Farley Mount, Hants.
(nr Beacon Hill Plantation, Stockbridge)
Detail: This circle was reported on the 8th of July and is in a field of green wheat close to the folly/monument at Farley Mount in Hampshire. The circle measures approximately 200ft in diameter.
Visiting: The farmer has now cut out the interior of this circle to discourage visitors. Please stay out of this field, there is no longer anything to see. Thank you. Could we take this opportunity to ask that everyone please respect the farmers wishes when they do not want people in their fields. There was a great view of this circle from Farley Mount which has now been spoiled and the circle has now gone and can no longer be enjoyed by anyone. There are many reasons some farmers may not want people in their fields (including your safety) – please respect their wishes. Thank you.
Location: Farley Mount is a local beauty spot popular with walkers and picnickers. It is one of the highest points in Hampshire and the views and surrounding countryside are stunning.
From the Hampshire County Council website:
The site is named after the famous monument to the horse named ‘Beware Chalk Pit’. It belonged to Paulet St John, the 3rd Earl of Bolingbroke. The horse carried its owner to a racing victory in 1734, just a year after it fell into a chalk pit during a fox-hunt
The inscription on the plaque on the north wall reads:
“Underneath lies buried a horse, the property of Paulet St. John Esq, that in the month of September 1733 leaped into a chalk pit twenty-five feet deep a foxhunting with his master on his back and in October 1734 he won the Hunters Plate on Worthy Downs and was rode by his owner and was entered in the name of Beware Chalk Pit”
The all round views from the monument are impressive. The monument itself can be seen from far and wide, particularly when the sun reflects off the white walls.
History & Connections: There have been circles before at Farley Mount one in 1990 and another in 2002. See the Geometry Gallery for more images.
Design & Symbolism: This design is undoubtedly made from the intersection circles and rings, which create an interference-type pattern. Looking at this circle made me immediately think of the famous ‘double-slit’ experiment in quantum mechanics where photons are fired at a barrier with two vertical slits. Traditional Newtonian Physics would dictate that the photon would travel through either one of the two slits before hitting a second, solid barrier. Logic then dictates that the photons would make two vertical lines on the back barrier – one line for those photons going through the left slit and another for those going through the right. Right? No. Not always.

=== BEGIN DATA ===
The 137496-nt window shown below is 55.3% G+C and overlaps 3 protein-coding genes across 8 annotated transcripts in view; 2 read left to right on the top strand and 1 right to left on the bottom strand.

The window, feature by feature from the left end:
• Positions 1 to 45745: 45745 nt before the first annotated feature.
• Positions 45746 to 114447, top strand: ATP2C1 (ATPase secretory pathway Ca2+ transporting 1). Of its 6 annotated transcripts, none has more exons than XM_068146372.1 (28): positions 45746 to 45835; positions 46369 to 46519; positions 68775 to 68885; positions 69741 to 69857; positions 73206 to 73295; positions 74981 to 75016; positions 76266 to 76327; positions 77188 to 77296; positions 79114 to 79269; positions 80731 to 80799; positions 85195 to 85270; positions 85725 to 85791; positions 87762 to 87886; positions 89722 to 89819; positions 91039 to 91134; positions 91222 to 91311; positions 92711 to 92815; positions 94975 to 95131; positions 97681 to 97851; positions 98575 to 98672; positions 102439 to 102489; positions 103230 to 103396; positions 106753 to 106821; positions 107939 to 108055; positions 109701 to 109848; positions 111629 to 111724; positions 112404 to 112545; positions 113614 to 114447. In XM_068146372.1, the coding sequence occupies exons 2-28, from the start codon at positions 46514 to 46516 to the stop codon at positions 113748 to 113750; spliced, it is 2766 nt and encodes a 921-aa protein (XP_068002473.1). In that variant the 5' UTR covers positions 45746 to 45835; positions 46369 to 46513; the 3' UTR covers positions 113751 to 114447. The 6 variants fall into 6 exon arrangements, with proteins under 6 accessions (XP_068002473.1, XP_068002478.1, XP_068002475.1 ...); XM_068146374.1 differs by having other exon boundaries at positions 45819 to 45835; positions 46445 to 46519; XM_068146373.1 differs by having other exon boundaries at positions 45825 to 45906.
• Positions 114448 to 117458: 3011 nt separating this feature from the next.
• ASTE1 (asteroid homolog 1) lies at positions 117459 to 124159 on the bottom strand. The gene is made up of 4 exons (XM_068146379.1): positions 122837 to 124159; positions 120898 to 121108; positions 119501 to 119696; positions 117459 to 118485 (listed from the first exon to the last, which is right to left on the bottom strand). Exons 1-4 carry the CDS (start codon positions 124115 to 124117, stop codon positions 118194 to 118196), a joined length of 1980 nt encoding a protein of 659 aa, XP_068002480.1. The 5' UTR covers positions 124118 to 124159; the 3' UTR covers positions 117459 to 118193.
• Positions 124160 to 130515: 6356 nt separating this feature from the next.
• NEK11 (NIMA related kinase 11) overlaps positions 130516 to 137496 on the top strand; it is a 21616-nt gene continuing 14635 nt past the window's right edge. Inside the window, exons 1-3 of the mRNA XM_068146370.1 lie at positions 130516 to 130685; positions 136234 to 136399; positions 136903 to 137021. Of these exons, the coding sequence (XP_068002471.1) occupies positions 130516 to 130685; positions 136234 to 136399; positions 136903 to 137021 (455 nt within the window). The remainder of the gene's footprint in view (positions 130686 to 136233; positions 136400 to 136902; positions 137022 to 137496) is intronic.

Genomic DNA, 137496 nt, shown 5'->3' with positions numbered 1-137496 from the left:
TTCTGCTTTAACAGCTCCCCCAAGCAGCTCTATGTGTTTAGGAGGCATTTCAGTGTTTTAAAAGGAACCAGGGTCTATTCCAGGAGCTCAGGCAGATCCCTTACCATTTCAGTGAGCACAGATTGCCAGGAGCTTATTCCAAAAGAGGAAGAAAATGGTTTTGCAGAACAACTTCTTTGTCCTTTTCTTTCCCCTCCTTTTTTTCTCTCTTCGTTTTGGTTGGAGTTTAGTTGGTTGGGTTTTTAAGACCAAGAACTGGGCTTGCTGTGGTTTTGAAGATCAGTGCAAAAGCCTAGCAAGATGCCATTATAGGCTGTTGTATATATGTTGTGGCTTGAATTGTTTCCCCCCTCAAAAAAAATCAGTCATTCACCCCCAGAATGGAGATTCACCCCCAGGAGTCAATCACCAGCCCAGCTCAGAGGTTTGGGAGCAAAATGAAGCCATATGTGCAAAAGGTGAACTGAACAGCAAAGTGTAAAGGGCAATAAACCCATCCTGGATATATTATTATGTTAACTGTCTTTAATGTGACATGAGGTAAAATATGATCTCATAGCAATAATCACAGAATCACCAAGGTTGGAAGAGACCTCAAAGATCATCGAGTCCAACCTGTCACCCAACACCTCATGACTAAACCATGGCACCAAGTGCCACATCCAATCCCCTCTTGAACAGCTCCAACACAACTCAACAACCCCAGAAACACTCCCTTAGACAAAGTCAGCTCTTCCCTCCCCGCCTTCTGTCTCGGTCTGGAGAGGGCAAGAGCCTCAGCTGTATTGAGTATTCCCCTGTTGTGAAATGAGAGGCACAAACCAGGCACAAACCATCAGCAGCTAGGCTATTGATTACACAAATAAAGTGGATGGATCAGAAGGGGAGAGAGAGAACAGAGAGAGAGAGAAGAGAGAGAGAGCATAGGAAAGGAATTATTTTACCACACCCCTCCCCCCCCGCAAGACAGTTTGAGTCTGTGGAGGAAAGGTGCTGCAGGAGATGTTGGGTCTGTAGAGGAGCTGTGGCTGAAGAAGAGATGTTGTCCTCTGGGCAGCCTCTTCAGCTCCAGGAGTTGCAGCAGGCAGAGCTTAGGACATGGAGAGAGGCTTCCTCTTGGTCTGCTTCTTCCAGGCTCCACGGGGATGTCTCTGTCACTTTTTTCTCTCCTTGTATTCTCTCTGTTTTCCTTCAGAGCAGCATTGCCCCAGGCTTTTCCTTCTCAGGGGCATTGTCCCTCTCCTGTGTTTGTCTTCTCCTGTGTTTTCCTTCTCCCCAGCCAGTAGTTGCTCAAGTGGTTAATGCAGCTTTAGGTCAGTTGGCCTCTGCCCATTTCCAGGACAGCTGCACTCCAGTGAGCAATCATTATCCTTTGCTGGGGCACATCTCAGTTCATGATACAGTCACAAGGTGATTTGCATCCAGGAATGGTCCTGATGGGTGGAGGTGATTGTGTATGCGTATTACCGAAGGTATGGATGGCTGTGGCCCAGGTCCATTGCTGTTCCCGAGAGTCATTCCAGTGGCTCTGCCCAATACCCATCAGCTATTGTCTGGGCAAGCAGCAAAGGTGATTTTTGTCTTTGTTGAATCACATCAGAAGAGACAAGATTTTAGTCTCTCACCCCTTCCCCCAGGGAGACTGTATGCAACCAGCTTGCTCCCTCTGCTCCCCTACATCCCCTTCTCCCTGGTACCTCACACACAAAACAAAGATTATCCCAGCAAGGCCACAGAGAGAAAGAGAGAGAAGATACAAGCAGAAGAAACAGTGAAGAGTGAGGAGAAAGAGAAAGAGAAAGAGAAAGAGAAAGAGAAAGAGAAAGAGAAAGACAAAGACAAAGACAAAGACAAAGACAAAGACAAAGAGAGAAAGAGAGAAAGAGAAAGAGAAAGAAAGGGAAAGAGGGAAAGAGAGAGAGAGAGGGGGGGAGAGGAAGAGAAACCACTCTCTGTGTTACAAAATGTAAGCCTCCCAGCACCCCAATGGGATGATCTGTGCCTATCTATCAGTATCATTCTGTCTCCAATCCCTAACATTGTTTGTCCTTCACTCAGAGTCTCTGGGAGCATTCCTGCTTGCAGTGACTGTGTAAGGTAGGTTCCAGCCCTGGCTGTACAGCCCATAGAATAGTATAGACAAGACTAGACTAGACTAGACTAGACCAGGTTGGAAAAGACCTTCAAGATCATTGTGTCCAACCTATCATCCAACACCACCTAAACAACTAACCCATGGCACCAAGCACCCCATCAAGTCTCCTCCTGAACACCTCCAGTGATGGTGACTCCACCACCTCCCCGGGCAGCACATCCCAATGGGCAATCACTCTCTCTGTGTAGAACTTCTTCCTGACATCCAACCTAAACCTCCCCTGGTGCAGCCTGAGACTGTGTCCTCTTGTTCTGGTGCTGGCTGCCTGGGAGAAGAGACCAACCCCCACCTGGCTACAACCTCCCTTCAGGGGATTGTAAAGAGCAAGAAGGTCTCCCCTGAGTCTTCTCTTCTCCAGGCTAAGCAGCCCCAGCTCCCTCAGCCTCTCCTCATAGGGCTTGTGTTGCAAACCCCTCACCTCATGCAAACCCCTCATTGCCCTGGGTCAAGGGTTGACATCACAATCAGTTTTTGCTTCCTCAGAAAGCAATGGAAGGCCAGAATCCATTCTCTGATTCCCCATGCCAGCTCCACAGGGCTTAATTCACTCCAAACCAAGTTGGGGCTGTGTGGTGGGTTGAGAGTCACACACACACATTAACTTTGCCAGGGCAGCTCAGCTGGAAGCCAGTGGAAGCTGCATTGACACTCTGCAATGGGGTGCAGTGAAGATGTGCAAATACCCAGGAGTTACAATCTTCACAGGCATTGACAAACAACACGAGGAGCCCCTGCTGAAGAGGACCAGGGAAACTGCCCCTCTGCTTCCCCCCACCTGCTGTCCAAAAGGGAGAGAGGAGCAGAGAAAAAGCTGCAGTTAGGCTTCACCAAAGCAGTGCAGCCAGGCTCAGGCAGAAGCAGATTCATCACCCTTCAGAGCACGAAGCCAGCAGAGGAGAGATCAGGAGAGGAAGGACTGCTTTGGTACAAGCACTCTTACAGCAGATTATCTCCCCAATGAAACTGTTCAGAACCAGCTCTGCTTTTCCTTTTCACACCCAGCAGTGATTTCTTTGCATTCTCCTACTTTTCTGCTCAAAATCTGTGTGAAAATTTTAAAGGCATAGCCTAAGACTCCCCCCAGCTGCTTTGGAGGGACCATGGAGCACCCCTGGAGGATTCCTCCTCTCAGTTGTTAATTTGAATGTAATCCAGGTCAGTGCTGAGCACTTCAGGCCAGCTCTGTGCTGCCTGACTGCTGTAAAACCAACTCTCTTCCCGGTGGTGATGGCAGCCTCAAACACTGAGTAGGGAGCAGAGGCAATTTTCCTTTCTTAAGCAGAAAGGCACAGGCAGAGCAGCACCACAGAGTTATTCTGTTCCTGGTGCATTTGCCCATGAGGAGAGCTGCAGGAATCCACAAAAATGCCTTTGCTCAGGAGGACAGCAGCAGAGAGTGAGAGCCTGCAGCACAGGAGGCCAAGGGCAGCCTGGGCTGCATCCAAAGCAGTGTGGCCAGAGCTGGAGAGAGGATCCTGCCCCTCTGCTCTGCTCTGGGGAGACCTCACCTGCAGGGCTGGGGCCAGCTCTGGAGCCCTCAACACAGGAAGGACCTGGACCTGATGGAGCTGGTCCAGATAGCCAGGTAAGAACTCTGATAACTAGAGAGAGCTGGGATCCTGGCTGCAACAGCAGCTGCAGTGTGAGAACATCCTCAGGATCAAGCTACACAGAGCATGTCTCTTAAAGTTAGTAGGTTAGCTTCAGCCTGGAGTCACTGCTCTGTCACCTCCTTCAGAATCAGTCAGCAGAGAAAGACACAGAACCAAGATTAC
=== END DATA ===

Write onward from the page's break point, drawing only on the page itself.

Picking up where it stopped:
When the experiment is being recorded or measured this is indeed what does happen. However, when the experiment is left to run and no one is measuring or recording the photons do something amazing; each photon goes through both slits at the same time. This creates a classic interference pattern on the barrier. This strange ability to be two places at once is one of the central tenets of quantum physics and what makes the whole quantum world very strange.
What seems to be suggested by this experiment is that consciousness plays a part in how reality unfolds. And although we know it happens, and we put this to practical use in modern technology (including in your mobile/cell phone), we really don’t yet, still understand exactly why. Physicists use what is called the ‘uncertainty principle’ to describe this behaviour, which basically says that in this instance, it is not possible to accurately calculate what any particle may or may not do; it is for some, however, an unsatisfactory solution. Many physicists do not like the idea of consciousness playing a role in the ‘objective’ world, but physicists are not the only people who get to legitimately describe and define reality. Certainly, in other academic disciplines this idea is not so much of an anathema and is discussed and debated widely.
I have often wondered about the symbolism of interference patterns as crop circles; made as they are with no-one watching and recording them as they are made in secret, in the dark, at night. Just like the double slit experiment, they seem to be showing us something about consciousness and its role in the unfolding of reality.
See Geometry Gallery below for more analysis.
Visiting the Circles? If you are thinking of visiting any crop circles this summer, please read our Visiting the Crop Circles section. It’s full of useful information and etiquette for visiting the countryside and the crop circles. Please remember that you should not enter any fields without the express permission of the farmer.
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Please Help to keep us Flying in 2019: If you have enjoyed looking at our pictures and information please consider making a small donation to keep us flying. There are so few of us left regularly recording the circles it’s really important that we continue. And while some now use drones to record the circles, it is important that there are still images taken from aircraft where the best quality camera equipment can be used and images that include the broad vista of the landscape can be taken. This kind of photography is expensive and it gets harder with each passing year to raise the funds we need to continue our work, but if everyone who regularly looked at this website made a small donation we would meet the funds we need. You can make a donation here.